One of the major challenges facings enterprises includes the disconnect between the various processes in the quote-to-cash cycle. Often, it’s hard enough to control the transition from step one to step two, but at certain points, new departments need to get involved.
This represents less of a move from step to step and more of a phase to phase approach:
- Phase One: Marketing brings on a lead, the sales team builds a quote, and the customer agrees to the preliminaries.
- Phase Two: Lawyers on both sides get involved to finalize the deal.
- Phase Three: Products or services are delivered, accounting and finance gets involved.
To even get to phase three, information needs to flow from marketing to sales, and then from sales to legal—all before you can deliver the product or service and the transaction enters the books.
Getting from phase one of the process to phase two is often a challenge, with disconnects happening, a lack of standardization in language presenting issues, and additional challenges popping up that throw a wrench in the system.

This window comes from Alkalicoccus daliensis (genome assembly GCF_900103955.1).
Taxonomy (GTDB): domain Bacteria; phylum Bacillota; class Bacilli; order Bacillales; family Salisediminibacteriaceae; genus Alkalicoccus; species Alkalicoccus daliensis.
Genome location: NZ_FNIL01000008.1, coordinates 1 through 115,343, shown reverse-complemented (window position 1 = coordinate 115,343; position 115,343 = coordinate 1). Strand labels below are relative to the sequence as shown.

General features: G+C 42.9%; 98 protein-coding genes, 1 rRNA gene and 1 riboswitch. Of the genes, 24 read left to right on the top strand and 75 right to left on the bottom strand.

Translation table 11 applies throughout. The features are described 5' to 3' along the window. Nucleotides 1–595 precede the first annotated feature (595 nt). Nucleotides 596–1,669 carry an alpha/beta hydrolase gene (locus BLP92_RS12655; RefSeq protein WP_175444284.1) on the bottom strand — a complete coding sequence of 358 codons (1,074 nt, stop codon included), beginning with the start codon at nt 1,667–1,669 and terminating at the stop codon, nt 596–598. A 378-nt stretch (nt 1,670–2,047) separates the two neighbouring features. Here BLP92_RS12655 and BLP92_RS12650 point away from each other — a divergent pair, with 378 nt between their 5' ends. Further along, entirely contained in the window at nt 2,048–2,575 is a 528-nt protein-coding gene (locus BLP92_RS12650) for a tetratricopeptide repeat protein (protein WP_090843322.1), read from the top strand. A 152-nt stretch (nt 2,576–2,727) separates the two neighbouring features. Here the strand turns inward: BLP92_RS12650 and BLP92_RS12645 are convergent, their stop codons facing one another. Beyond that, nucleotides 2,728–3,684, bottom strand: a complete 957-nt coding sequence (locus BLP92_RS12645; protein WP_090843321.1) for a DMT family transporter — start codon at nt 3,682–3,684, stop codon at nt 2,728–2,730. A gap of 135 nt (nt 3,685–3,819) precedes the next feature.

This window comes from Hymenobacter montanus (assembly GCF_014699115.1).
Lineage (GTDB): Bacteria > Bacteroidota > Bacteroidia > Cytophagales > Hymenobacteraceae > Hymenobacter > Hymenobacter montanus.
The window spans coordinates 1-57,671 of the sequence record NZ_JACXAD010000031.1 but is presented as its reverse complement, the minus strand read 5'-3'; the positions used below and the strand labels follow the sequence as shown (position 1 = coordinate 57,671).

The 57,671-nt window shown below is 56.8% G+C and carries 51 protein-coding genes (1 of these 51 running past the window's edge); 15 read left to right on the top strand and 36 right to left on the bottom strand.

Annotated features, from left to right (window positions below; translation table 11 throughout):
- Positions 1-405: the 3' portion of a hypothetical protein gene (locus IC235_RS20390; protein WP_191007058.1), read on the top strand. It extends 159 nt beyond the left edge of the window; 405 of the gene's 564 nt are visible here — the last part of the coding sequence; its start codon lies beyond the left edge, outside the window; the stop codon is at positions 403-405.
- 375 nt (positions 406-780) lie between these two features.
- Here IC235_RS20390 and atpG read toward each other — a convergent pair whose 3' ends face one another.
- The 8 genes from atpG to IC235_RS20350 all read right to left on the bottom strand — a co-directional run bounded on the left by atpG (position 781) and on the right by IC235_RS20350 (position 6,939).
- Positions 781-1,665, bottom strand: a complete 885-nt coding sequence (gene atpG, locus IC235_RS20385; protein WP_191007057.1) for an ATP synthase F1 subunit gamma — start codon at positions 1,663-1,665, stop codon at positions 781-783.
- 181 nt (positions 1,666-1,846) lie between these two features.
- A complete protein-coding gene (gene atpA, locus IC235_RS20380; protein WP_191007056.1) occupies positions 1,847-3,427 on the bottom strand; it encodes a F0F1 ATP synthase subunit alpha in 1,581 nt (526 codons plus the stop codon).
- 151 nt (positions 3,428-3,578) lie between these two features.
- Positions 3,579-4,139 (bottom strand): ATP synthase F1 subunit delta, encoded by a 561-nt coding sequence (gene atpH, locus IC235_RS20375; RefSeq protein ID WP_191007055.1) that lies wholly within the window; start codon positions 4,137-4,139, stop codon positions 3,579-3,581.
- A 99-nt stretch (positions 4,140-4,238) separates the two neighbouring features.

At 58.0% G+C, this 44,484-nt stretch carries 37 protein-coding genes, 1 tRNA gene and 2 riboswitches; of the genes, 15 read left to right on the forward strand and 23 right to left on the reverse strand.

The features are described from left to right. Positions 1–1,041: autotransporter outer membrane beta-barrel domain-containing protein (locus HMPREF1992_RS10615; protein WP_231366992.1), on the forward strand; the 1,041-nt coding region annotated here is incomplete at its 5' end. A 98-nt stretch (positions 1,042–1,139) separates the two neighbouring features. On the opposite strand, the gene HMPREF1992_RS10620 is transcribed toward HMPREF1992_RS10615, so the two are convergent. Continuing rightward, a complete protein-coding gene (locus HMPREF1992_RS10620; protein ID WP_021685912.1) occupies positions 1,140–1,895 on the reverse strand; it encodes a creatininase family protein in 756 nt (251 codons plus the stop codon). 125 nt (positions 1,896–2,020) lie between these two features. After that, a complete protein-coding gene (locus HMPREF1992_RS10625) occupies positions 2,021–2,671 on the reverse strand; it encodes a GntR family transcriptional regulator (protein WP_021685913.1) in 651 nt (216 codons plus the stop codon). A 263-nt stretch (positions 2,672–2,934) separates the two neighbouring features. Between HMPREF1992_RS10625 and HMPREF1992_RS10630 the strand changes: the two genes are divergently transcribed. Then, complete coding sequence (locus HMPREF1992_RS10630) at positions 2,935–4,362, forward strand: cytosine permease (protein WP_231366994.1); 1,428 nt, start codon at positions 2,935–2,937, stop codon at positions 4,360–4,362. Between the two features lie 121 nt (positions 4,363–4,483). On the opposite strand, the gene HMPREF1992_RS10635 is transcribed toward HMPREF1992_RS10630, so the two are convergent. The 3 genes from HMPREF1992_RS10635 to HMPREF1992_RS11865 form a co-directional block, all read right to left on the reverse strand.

According to Aberdeen, fragmentation can cause losses for companies as a result of unauthorized discounts or rebates, leading to significant leakage for businesses.
From Quote to Contract Negotiation: Phase Two of Quote-to-Cash
Following our last quote-to-cash blog on the challenges presented in the initial stages of the process—configure, price, and quote—we would today like to turn our attention to the next phase in the equation: Contract Management.
As with the CPQ process, contract creation, negotiation, and execution is one of the most important yet often misaligned processes in the average organization, From roadblocks popping up when people don’t have the right information to inaccuracies and slowdowns as a result of manual processes, a healthy portion of sales get derailed during this phase.
But it doesn’t have to be this way. Companies, empowered by technology, integration, automation, and intelligence, can make these headaches a thing of the past. Let’s take a look at the contract process, discuss how things can go wrong, and explore how to avoid this from faltering.
Contract Creation, Negotiation, and Execution: Phase Two of Quote-to-Cash
Once the quote is sent over to the customer and the process begins to move forward, the lawyers have to step in to iron out the details. A necessary step, getting both sides to agree is even less cut and dry than the negotiations between sales and purchasing.